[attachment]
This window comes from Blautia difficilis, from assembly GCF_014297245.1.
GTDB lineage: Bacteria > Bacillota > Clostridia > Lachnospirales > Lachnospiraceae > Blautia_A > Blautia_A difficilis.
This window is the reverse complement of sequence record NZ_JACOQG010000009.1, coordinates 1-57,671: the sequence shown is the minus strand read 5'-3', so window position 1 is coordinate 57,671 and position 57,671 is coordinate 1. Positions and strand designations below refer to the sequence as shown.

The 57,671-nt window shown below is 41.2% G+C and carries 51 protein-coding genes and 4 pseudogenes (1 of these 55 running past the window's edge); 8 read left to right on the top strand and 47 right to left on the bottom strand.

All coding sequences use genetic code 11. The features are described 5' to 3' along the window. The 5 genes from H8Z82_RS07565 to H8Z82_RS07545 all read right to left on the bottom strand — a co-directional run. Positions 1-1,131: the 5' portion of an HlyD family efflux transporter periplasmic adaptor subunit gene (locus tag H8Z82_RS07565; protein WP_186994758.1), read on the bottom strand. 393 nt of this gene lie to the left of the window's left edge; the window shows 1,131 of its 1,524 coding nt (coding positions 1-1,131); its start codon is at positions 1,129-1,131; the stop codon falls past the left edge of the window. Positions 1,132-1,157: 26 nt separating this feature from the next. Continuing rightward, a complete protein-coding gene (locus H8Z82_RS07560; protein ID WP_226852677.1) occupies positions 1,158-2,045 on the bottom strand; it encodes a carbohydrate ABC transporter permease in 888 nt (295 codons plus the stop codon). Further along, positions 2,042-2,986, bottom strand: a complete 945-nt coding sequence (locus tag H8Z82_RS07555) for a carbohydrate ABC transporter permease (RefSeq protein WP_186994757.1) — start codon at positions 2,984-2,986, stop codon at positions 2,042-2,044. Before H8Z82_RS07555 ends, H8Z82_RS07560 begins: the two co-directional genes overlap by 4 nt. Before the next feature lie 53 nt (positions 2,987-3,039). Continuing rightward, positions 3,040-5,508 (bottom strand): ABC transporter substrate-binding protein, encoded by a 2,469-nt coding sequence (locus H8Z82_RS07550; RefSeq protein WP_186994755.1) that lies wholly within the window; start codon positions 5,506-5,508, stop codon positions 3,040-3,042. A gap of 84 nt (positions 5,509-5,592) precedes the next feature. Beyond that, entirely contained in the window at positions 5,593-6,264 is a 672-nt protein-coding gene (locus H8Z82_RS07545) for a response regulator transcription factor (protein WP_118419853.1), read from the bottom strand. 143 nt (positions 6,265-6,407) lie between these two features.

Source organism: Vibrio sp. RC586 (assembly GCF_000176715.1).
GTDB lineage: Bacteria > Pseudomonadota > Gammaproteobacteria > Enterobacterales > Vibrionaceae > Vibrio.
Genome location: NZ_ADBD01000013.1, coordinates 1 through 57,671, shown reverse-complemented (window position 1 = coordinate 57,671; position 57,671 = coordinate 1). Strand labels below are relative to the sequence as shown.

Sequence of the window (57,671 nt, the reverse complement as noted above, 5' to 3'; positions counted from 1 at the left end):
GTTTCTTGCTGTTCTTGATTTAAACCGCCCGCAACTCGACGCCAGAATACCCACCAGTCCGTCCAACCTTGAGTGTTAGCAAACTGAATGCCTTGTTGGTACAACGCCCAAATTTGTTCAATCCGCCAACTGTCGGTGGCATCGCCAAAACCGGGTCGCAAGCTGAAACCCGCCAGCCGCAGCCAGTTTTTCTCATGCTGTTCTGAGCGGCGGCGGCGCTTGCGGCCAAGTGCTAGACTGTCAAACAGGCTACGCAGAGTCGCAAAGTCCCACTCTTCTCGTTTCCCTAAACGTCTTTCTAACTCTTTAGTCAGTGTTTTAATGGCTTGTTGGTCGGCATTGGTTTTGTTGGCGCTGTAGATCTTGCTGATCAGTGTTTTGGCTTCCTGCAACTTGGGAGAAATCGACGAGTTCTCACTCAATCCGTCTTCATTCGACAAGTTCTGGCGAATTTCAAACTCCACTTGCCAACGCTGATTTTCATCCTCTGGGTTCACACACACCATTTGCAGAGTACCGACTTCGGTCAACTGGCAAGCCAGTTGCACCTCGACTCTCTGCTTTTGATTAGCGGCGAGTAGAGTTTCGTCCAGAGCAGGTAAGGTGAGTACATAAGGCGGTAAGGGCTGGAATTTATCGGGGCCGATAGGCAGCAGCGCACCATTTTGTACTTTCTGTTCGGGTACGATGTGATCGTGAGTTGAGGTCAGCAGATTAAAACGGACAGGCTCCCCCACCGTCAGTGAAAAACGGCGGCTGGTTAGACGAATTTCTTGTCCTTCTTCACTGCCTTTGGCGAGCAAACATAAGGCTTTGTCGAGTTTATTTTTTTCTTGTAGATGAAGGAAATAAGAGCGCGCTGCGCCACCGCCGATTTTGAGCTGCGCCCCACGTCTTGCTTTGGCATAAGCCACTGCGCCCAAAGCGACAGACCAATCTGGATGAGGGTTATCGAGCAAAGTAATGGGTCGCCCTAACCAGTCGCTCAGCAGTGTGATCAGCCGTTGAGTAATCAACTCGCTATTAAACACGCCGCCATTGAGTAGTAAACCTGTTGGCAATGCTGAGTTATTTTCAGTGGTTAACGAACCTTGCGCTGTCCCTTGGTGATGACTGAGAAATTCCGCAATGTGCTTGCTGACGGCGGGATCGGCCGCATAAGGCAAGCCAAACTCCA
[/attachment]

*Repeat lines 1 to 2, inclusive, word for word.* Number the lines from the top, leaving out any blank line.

This window comes from Blautia difficilis, from assembly GCF_014297245.1.
GTDB lineage: Bacteria > Bacillota > Clostridia > Lachnospirales > Lachnospiraceae > Blautia_A > Blautia_A difficilis.